The Vickrey Auction – Mini Post 1

Abstract: In this mini-blog post, we look at the Vickrey auction and its properties, using mathematical analysis.

Cover of the Eon printing of Cosmic Encounter – taken from BGG

For the sake of connecting this to tabletop games, let us assume that, for one reason or another, you came into the extremely rare first edition printing of Cosmic Encounter, pictured to the right. And, being the good-natured person that you are, you want to give it to the person who wants it the most. Finally, you are incredibly busy and don’t have much time to spend dealing with this. How would you decide whom to give the game to?

The first thought you have is to simply ask people how much they would like the item and give it to whoever said they want it the most. However, after thinking about it, you realize that people would have no reason to act truthfully. Thus you decide that you should have people pay for it (see important note). But how much should the person pay? The obvious answer is to have the person pay the bid they submitted. Unfortunately, this has issues.

Let’s say for instance that one bidder, A, really wants the item and is willing to pay $300 for it. Let us also assume (for one reason or another) that A knows that the only other bidder B, bid 125$. What is the best bid for A? Well because A pays their bid, the best bid is the lowest bid that wins the item, in this case, $126. This is not, unfortunately, what their actual valuation of the item is, as they would pay $300 for it. Thus, it can be unclear which bidder actually wants the item the most, and thus our objective becomes much harder/impossible.

To solve this problem, we will use the Vickrey auction, a generalization of the VCG-mechanism. In this, auction bidders pay the value of the second-highest bid, or what they would have needed to match to win the item. This makes it so that players are incentivized to bid their actual valuations, as they can’t be punished for doing so, like in the scenario above. To see this we will consider all possible cases, where v is the “true valuation” and b is their stated bid.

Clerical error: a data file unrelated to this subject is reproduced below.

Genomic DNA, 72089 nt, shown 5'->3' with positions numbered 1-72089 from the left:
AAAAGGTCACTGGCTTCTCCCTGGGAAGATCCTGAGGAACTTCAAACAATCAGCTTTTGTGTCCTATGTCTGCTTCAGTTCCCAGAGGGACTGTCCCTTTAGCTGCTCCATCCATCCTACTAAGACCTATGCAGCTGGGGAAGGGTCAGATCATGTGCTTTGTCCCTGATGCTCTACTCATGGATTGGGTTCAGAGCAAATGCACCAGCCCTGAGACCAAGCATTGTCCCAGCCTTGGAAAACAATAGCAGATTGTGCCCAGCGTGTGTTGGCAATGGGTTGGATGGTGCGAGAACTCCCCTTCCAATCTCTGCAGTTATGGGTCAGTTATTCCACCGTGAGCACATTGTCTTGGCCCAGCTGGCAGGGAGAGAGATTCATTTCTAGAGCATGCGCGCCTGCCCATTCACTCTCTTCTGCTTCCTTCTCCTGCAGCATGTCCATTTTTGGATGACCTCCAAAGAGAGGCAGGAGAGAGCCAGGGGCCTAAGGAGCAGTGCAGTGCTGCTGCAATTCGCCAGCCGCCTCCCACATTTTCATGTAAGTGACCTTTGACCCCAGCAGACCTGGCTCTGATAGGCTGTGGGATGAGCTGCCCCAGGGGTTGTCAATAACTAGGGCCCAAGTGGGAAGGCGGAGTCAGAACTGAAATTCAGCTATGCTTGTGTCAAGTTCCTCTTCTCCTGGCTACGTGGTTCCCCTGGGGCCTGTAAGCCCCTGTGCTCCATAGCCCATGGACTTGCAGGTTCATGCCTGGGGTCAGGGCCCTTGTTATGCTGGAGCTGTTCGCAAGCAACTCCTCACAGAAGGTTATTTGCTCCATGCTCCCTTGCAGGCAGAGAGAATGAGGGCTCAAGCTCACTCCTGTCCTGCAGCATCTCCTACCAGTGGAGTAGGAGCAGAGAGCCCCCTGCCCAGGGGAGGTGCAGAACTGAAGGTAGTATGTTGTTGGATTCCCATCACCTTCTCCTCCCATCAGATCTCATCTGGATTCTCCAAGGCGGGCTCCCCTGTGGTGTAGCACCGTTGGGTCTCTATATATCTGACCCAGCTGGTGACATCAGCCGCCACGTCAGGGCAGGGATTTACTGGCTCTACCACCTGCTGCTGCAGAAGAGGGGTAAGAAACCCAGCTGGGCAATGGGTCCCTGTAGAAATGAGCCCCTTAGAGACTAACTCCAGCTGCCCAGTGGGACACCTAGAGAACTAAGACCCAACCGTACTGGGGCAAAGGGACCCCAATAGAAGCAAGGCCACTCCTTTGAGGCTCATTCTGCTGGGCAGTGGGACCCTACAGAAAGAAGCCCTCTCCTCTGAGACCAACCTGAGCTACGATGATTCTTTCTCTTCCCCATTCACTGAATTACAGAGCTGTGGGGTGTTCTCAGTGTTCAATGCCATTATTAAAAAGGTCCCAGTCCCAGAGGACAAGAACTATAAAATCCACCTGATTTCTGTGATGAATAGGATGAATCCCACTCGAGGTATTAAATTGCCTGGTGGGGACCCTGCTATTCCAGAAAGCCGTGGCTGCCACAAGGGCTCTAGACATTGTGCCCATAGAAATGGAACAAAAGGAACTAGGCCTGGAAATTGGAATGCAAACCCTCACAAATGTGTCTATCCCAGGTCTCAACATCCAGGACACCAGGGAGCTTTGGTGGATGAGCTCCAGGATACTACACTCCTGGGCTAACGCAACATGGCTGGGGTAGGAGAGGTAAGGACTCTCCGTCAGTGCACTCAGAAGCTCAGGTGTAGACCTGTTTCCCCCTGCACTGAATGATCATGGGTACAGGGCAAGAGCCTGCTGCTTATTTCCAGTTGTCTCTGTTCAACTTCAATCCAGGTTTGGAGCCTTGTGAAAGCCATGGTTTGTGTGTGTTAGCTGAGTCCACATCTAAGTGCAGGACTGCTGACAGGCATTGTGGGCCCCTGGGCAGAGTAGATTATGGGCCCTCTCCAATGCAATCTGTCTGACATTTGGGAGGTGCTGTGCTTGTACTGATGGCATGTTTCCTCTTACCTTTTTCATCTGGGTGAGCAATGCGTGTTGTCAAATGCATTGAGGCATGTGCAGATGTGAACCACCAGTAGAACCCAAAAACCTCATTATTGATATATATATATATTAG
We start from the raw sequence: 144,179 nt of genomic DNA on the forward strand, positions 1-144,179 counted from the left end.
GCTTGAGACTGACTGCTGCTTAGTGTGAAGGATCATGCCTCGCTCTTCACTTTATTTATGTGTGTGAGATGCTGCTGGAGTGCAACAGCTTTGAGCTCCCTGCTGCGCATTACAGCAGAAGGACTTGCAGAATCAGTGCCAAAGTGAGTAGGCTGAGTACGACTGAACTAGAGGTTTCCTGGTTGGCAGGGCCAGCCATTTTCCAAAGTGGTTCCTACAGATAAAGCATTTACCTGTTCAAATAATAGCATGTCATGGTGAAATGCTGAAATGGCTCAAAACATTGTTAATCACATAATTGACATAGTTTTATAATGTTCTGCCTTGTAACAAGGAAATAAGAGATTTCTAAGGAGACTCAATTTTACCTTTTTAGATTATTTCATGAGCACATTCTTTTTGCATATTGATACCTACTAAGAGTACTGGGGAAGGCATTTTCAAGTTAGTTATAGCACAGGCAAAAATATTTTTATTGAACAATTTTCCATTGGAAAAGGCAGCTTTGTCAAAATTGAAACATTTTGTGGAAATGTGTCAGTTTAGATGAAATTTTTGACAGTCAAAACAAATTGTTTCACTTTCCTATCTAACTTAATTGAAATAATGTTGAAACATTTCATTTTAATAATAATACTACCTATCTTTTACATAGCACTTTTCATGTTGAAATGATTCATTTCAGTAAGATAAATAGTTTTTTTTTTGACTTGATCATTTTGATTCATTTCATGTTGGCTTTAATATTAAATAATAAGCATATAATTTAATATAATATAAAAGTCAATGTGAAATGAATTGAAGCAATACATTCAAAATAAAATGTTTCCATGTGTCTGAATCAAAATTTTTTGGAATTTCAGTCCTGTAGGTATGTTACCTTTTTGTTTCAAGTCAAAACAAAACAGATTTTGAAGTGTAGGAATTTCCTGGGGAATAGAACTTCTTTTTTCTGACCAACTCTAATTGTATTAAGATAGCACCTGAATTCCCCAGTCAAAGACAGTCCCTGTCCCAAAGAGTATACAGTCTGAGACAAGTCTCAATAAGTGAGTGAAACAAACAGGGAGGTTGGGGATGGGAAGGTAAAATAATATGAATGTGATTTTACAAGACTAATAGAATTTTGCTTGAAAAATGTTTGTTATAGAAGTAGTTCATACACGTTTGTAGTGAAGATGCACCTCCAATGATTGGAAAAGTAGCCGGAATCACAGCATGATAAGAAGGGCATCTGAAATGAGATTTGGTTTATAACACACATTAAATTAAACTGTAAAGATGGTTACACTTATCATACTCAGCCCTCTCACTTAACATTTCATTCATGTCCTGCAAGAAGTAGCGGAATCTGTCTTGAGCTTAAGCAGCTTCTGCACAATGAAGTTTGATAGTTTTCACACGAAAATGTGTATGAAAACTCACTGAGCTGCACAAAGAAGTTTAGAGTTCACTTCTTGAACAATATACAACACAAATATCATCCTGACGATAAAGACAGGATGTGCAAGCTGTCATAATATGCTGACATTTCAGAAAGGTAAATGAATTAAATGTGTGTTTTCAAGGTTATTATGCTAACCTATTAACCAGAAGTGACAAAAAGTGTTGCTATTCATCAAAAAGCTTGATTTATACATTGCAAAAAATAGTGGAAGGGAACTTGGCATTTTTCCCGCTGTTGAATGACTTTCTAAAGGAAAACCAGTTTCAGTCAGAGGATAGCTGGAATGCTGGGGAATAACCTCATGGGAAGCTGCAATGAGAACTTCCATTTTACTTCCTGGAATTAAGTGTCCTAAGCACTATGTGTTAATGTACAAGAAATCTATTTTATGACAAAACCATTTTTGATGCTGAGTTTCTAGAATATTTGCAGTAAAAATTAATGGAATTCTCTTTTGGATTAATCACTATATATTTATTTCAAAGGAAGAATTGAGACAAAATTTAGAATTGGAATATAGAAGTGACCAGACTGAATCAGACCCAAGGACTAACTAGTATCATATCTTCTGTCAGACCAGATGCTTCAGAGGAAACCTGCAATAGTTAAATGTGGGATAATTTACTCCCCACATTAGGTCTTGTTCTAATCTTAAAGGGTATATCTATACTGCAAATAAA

1. The Bidder overbids their valuation – Doing so can result in three different outcomes. If the bidder was already the highest bidder, that the outcome does not change, thus doing so is not beneficial. In the second case, the bidder was not winning but now is. In this case, they are worse off, since they must now pay more than the item is worth to them. This is because the second-highest bid must be greater than v, otherwise, they would have already won the item. In the third case, they are not winning the item, and up-bidding still does not win them the item. Thus, nothing changes.
  2. The Bidder underbids their valuation – Like the other bid strategy, this can result in three different outcomes. If the bidder was already the highest, and they are still the highest bidder, nothing is gained or lost. The same can be said if the bidder was not the highest, as they still win nothing and pay nothing. In the third case, however, they may end up losing the item, even though they would have paid more for it. In this case, v becomes the second-highest bid, losing the item, even though the bidder’s valuation for it was greater than b. Thus, their net utility goes down than if they bid truthfully.

With all the cases considered, we can now see that bidding truthfully is a “dominant strategy” or one in which you can fair no worse by being truthful. In the literature, this is often referred to as DSIC or dominant-strategy incentive-compatible. With this proof, we can now (mostly) be assured that the biggest Cosmic Encounter fan gets the item.

Important Note: One of the common assumptions made in economics (at least in my limited experience, I do not have a background in economics) is that utility or how much benefit a person would derive from a good or service is directly correlated with how much they are willing to pay for it. This assumption, (again in my limited experience) can lead to some nasty and inaccurate arguments, that I take issue with. Take for instance a homeless person during winter in New York. For said homeless person, the coat may provide life-saving warmth and thus has a very high utility. While for a New York socialite, the coat may simply be another coat that happens to catch their eye. Unfortunately, the homeless person will be unable to pay for the coat, thus if using the Vickrey auction to distribute the good, it will likely go to the socialite, despite not having a higher utility for the good. I have seen arguments in a similar vein for things like removing rent control and did not wish to discuss utility without bringing up this often faulty assumption.

Published by Freddy_Reiber

Undergrad student at UCI. Running a blog on how to use Computer Science to win in modern board games.

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